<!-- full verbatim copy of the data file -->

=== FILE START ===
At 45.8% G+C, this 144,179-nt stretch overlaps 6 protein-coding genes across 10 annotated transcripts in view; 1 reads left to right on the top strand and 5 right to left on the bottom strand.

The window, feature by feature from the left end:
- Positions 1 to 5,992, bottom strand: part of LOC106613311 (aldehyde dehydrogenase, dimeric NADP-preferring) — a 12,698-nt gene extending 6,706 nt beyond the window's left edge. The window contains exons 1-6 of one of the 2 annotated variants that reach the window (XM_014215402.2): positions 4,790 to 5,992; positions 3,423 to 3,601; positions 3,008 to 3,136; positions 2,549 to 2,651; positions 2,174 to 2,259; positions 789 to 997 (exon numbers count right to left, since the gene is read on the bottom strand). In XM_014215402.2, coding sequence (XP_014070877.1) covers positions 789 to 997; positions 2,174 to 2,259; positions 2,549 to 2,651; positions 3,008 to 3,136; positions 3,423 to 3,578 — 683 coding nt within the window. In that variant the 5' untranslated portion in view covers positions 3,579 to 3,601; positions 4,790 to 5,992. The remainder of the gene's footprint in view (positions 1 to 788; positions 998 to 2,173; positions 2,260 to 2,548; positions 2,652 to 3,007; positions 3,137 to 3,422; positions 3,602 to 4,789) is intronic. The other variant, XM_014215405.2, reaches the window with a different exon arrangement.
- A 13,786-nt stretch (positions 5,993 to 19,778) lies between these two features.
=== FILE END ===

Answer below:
At 45.8% G+C, this 144,179-nt stretch overlaps 6 protein-coding genes across 10 annotated transcripts in view; 1 reads left to right on the top strand and 5 right to left on the bottom strand.

The window, feature by feature from the left end:
- Positions 1 to 5,992, bottom strand: part of LOC106613311 (aldehyde dehydrogenase, dimeric NADP-preferring) — a 12,698-nt gene extending 6,706 nt beyond the window's left edge. The window contains exons 1-6 of one of the 2 annotated variants that reach the window (XM_014215402.2): positions 4,790 to 5,992; positions 3,423 to 3,601; positions 3,008 to 3,136; positions 2,549 to 2,651; positions 2,174 to 2,259; positions 789 to 997 (exon numbers count right to left, since the gene is read on the bottom strand). In XM_014215402.2, coding sequence (XP_014070877.1) covers positions 789 to 997; positions 2,174 to 2,259; positions 2,549 to 2,651; positions 3,008 to 3,136; positions 3,423 to 3,578 — 683 coding nt within the window. In that variant the 5' untranslated portion in view covers positions 3,579 to 3,601; positions 4,790 to 5,992. The remainder of the gene's footprint in view (positions 1 to 788; positions 998 to 2,173; positions 2,260 to 2,548; positions 2,652 to 3,007; positions 3,137 to 3,422; positions 3,602 to 4,789) is intronic. The other variant, XM_014215405.2, reaches the window with a different exon arrangement.
- A 13,786-nt stretch (positions 5,993 to 19,778) lies between these two features.